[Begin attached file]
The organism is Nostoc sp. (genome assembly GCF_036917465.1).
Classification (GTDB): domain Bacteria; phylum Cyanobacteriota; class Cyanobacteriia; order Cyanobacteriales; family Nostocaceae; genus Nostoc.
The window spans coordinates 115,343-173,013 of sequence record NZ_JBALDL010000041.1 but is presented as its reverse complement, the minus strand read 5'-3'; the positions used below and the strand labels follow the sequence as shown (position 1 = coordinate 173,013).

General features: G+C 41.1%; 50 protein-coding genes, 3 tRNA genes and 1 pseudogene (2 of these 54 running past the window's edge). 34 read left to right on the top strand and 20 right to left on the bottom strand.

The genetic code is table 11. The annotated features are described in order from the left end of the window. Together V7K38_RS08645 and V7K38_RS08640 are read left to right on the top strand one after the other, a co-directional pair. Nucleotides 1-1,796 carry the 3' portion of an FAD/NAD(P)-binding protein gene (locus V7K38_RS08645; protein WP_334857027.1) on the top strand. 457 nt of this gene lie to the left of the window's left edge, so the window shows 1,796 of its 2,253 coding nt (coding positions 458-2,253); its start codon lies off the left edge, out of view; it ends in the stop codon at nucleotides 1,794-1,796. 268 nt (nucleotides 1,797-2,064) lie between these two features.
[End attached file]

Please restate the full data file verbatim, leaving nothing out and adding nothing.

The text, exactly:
The organism is Nostoc sp. (genome assembly GCF_036917465.1).
Classification (GTDB): domain Bacteria; phylum Cyanobacteriota; class Cyanobacteriia; order Cyanobacteriales; family Nostocaceae; genus Nostoc.
The window spans coordinates 115,343-173,013 of sequence record NZ_JBALDL010000041.1 but is presented as its reverse complement, the minus strand read 5'-3'; the positions used below and the strand labels follow the sequence as shown (position 1 = coordinate 173,013).

General features: G+C 41.1%; 50 protein-coding genes, 3 tRNA genes and 1 pseudogene (2 of these 54 running past the window's edge). 34 read left to right on the top strand and 20 right to left on the bottom strand.

The genetic code is table 11. The annotated features are described in order from the left end of the window. Together V7K38_RS08645 and V7K38_RS08640 are read left to right on the top strand one after the other, a co-directional pair. Nucleotides 1-1,796 carry the 3' portion of an FAD/NAD(P)-binding protein gene (locus V7K38_RS08645; protein WP_334857027.1) on the top strand. 457 nt of this gene lie to the left of the window's left edge, so the window shows 1,796 of its 2,253 coding nt (coding positions 458-2,253); its start codon lies off the left edge, out of view; it ends in the stop codon at nucleotides 1,794-1,796. 268 nt (nucleotides 1,797-2,064) lie between these two features.